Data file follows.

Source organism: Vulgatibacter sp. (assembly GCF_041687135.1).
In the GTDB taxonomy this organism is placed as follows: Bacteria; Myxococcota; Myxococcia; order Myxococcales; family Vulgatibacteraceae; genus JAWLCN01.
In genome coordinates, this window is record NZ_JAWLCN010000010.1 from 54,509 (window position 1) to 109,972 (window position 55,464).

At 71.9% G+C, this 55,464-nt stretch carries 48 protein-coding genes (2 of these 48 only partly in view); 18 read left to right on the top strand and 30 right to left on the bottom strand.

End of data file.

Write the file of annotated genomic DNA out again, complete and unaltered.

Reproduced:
Source organism: Vulgatibacter sp. (assembly GCF_041687135.1).
In the GTDB taxonomy this organism is placed as follows: Bacteria; Myxococcota; Myxococcia; order Myxococcales; family Vulgatibacteraceae; genus JAWLCN01.
In genome coordinates, this window is record NZ_JAWLCN010000010.1 from 54,509 (window position 1) to 109,972 (window position 55,464).

At 71.9% G+C, this 55,464-nt stretch carries 48 protein-coding genes (2 of these 48 only partly in view); 18 read left to right on the top strand and 30 right to left on the bottom strand.